Province to study North Shore-Vancouver rapid transit line

Think of it. The North Shore to downtown in a matter of minutes. Express service. No traffic.

The province is set to begin the first-ever study into the feasibility of a rapid transit line connecting the North Shore and downtown Vancouver.

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Transportation and Infrastructure Minister Claire Trevena announced the feasibility study Tuesday.

“Our government recognizes that commuters on the North Shore are frustrated with congestion,” she said in a release. “With this feasibility study, we are exploring potential solutions that help people move around more easily, which will improve quality of life.”

Former City of North Vancouver mayor Darrell Mussatto began calling for a study into a tunnel under Burrard Inlet, in early 2017. And North Vancouver-Seymour MLA Jane Thornthwaite has been lobbying for a North Shore SkyTrain link since later that year.

But the study’s genesis is in the Integrated North Shore Transportation Planning Project, which was spearheaded by North Vancouver-Lonsdale MLA Bowinn Ma in 2018. That project brought together all three levels of government to study and prioritize transportation improvements for the North Shore.

“I’m absolutely thrilled to see us move forward,” Ma said. “This one is definitely a very exciting opportunity for us.”

INSTPP recommended further study of a 3.2-kilometre Lonsdale Quay-Waterfront Station tunnel, “which also happens to be the widest, deepest part of Burrard Inlet,” Ma acknowledged.

The study approved by the province this week will consider all possible routes spanning the inlet. The study will be broken up into two pieces. Over the summer, the province and TransLink will determine whether it’s even physically possible to build a tunnel or bridge to Vancouver, how it could plug into the rest of the system, whether the existing and future land use plans could support a rapid transit line with ridership, and some notional costs.

“To be realistic about this, crossing the Burrard Inlet with rapid transit is not straightforward,” Ma said. “There was some preliminary geotechnical work that was done in the 1960s, specifically looking at a Brockton Point connection but there has, to this date, been no comprehensive feasibility study to fully assess what viable connections there are in terms of rapid transit.”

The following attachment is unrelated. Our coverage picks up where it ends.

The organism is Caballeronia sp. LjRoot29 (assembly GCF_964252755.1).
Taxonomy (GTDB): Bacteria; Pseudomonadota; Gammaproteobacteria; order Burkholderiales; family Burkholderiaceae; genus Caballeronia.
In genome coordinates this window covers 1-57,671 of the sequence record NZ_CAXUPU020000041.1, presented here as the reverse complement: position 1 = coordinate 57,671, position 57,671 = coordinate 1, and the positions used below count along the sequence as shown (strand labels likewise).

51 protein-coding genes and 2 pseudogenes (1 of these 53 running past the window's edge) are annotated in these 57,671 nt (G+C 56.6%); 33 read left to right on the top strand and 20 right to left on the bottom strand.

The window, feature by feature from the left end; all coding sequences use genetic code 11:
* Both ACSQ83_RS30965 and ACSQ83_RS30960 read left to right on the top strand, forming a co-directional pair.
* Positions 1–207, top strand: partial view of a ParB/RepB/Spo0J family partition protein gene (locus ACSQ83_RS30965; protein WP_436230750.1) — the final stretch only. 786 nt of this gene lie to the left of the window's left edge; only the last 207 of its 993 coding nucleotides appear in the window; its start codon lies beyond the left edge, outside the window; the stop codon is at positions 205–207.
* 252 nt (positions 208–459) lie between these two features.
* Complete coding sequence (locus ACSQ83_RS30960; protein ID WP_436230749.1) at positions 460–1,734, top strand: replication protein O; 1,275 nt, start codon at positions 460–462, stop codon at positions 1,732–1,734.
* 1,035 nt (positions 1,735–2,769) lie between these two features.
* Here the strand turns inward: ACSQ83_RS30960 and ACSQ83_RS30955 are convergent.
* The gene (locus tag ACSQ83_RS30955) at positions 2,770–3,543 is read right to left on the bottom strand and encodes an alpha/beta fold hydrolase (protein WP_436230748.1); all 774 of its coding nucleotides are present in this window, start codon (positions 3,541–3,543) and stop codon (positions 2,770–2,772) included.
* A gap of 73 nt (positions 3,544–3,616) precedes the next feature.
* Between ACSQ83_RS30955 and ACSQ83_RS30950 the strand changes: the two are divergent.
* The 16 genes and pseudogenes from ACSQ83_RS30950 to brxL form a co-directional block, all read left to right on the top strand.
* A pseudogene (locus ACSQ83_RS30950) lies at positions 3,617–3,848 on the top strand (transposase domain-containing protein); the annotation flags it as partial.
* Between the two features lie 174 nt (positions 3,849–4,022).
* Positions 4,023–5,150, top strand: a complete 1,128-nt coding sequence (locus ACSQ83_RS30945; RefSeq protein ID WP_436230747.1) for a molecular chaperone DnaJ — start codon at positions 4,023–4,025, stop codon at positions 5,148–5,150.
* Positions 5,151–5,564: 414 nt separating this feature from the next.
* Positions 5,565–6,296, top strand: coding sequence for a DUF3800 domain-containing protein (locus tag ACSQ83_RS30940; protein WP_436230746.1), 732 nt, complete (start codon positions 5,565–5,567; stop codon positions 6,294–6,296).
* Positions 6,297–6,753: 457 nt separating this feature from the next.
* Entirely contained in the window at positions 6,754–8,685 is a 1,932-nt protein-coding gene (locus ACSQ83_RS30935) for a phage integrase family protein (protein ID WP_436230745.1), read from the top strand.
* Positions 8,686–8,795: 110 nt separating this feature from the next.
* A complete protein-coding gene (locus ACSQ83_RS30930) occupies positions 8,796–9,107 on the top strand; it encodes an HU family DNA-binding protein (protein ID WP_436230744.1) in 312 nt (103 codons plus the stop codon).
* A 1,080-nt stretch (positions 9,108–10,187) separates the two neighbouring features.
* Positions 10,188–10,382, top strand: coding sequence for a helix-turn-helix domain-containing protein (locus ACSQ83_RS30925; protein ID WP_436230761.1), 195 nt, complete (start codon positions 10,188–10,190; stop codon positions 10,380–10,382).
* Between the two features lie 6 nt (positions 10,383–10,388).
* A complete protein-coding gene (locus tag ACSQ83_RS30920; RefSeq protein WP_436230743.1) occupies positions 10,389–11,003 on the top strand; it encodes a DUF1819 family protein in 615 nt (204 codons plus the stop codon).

After that, researchers will drill down into more specific engineering and transportation planning “in order to make sure we really have the right solution for the region,” she said.

That portion of the project is likely going to be finished in early 2020, Ma said.

The study will also consider, at a high level, an expanded network of cross-inlet commuter ferries, like SeaBus.

It so happens the beginning of the feasibility study comes just weeks after the launch of Transport 2050, TransLink’s planning process for the next round of major transit improvements.

If North Shore residents support the idea of cross-inlet rapid transit, they should make that clear during the public consultation process, which is gathering feedback at transport2050.ca. That will help get it on the agenda of the Mayors’ Council on Regional Transportation, which will eventually have to approve the project and figure out how to fund it, Ma said.

By that time, it will be in competition with other big-ticket transportation priorities in the Lower Mainland, so the North Shore will have to demonstrate its willingness to support the transit line with affordable housing and places for employment within walking distance, Ma said.

“We have to recognize that this isn’t a done deal. The North Shore – all of us – have to continue to work together in order to prepare the North Shore for rapid transit in the future. That means committing to making public transit the way forward for our region,” she said.

In the release, City of North Vancouver Mayor Linda Buchanan praised the co-operation between governments that made the announcement possible.

“It also brings us a critical step closer to addressing traffic issues in a meaningful way. This is the kind of bold action we need to take as we work to become the healthiest small city in the world,” she said.

Half of the funding for the $500,000 study is coming from the province. The rest is being shared by the three North Shore municipalities and the City of Vancouver.

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